This campaign and our victory is for the entrepreneur who told me more dreams die in the parking lots of banks than anywhere else. And that’s especially true for women and people of color. So we’re going to work together to give people—particularly young people—the tools you need to start that small business you’ve been dreaming of.
And this campaign and our victory is for the reverend—a presiding elder of the AME Church—who looked at all the violence and division in our country and asked me the other night, ‘How? How are we ever going to strengthen the bonds of family and community again?’
Well, we’re going to start by working together with more love and kindness in our hearts and more respect for each other, even when we disagree.
Despite what you hear, we don’t need to make America great again: America has never stopped being great. But we do need to make America whole again. Instead of building walls, we need to be tearing down barriers. We need to show by everything we do that we really are in this together.
Today, too many people at the top, too many corporations have forgotten this basic truth about what makes America great. Prescription drug companies that increase the price of drugs for no reason [other] than greed and then double and triple bills to folks overnight; corporations that use shell games to shift their headquarters overseas for no other reason than to avoid paying their fair share of taxes; companies like Johnson Controls, an auto parts company in Wisconsin, that we taxpayers helped to save with the auto rescue in 2008.
Now, let there be no doubt in any board room or executive suite across this country: if you cheat your employees, exploit your customers, pollute our environment, or rip off the taxpayers, we will hold you accountable. If you turn your back on America, you’ll pay a price. But, if you do the right thing, if you invest in your workers and in your country’s future, then we will stand with you.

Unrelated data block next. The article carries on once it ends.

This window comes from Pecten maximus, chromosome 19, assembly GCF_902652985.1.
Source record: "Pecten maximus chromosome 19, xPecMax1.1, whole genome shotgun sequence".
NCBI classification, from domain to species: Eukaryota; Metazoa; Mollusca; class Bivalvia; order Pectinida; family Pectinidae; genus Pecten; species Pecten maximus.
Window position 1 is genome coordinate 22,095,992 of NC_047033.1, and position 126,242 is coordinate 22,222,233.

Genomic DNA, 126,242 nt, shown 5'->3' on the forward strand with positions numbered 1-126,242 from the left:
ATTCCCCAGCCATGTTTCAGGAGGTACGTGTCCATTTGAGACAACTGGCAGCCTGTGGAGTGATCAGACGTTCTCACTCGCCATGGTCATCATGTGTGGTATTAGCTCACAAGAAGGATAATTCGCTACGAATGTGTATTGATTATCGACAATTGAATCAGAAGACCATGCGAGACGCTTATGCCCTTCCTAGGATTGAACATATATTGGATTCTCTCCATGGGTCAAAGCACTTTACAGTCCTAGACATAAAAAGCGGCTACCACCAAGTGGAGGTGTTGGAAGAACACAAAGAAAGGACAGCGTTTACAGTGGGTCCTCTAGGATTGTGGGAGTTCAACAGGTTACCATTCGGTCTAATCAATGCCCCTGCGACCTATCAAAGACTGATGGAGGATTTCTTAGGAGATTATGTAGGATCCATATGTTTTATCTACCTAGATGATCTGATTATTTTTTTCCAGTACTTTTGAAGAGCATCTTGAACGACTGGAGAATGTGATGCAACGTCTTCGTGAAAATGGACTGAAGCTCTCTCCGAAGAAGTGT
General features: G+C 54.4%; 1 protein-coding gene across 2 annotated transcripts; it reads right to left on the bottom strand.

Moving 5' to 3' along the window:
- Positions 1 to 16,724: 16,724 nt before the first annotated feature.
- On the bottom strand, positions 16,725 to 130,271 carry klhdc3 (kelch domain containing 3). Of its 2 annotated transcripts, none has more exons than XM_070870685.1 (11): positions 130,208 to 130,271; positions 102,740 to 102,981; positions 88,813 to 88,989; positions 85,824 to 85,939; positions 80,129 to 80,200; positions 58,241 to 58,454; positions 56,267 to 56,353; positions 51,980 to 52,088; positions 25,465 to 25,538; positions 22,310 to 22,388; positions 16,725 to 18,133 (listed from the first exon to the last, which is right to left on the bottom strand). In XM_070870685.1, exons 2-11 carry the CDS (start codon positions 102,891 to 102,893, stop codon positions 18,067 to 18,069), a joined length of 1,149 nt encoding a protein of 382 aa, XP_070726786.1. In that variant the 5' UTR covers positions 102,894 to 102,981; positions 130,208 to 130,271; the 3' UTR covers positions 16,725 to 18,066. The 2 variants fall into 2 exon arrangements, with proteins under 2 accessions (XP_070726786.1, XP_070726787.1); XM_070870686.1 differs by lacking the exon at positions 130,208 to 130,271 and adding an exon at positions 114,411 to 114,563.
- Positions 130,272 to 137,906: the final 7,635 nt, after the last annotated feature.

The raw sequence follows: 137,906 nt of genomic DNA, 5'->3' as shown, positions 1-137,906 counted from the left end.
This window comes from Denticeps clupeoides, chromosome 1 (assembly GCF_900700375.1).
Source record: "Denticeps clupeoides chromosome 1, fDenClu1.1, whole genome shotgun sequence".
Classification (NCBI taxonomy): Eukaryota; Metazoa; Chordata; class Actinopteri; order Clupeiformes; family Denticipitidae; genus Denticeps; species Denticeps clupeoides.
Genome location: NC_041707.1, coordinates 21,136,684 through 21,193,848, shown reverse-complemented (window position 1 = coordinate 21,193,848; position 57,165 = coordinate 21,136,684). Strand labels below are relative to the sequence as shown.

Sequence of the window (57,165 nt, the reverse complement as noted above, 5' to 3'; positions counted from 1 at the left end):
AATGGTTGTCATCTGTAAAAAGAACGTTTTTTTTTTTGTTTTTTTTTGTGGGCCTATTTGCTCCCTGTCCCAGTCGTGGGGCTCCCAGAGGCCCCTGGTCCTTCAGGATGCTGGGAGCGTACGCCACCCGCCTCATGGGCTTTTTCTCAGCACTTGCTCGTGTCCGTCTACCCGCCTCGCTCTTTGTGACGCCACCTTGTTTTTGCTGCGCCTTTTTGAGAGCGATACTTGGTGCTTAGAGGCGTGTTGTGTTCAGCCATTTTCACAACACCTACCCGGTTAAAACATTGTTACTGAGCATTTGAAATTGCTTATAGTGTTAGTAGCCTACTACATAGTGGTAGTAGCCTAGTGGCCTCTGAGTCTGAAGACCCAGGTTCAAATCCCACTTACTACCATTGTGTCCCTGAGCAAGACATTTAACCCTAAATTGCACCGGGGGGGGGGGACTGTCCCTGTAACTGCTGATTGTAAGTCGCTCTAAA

Now, together, we have to break down all the barriers. Not just some. It’s important that Wall Street never threaten Main Street again. No bank can be too big to fail and no executive too powerful to jail.
But, America isn’t a single issue country, my friends. We need more than a plan for the biggest banks. The middle class needs a raise! And we need more good jobs! Jobs that pay well and can’t be outsourced. Jobs that provide dignity and a path to a brighter future. And we can create those good jobs by building on the progress we’ve made under President Obama. So let’s make new investments in manufacturing and small business, in scientific research, in clean energy, enough clean energy to power every home in America. And, don’t let anybody tell you we can’t make things in America: I know we can, and I know we will.
Let’s break down the barriers that keep people on the sidelines of our economy; especially women. Don’t you think we’ve waited long enough for quality affordable child care and paid family leave? Don’t you think it’s time for equal pay for equal work?
And let’s break down the barriers that stop our children from getting the best possible start in life. We need to support great teachers and great schools in every zip code.
Let’s break down the barriers holding back our young people, especially the student debt that makes it hard to imagine ever living the life you want.
And we are going to give special support to our historically black colleges and universities, which play a vital role in this state and across our country.
Now, breaking down all the barriers means we also have to face the reality of systemic racism that more than a half a century after Rosa Parks sat, and Dr. King marched, and John Lewis bled, still plays a significant role in determining who gets ahead in America and who gets left behind. We have to invest in communities of color. Reform our broken criminal justice and immigration system. We have to guarantee opportunity, dignity, and justice for every American.
And tonight I want to pay tribute to five extraordinary women who criss-crossed this state with me and for me. Five mothers, brought together by tragedy.
Sybrina Fulton, mother of Trayvon Martin, shot and killed in Florida just for walking down the street.
Lucy Mcbath, mother of Jordan Davis, shot and killed by someone who thought he was playing his music too loud in his car.
Maria Hamilton, mother of Dontre, shot and killed by police in Milwaukee.
Gwen Carr, mother of Eric Garner, choked to death after being stopped for selling loose cigarettes on the street.
And Geneva Reed-Veal, mother of Sandra Bland, who died in police custody in Texas.
They all lost children, which is almost unimaginable. Yet they have not been broken or embittered. Instead, they have channeled their sorrow into a strategy and their mourning into a movement. And they are reminding us of something deep and powerful in the American spirit.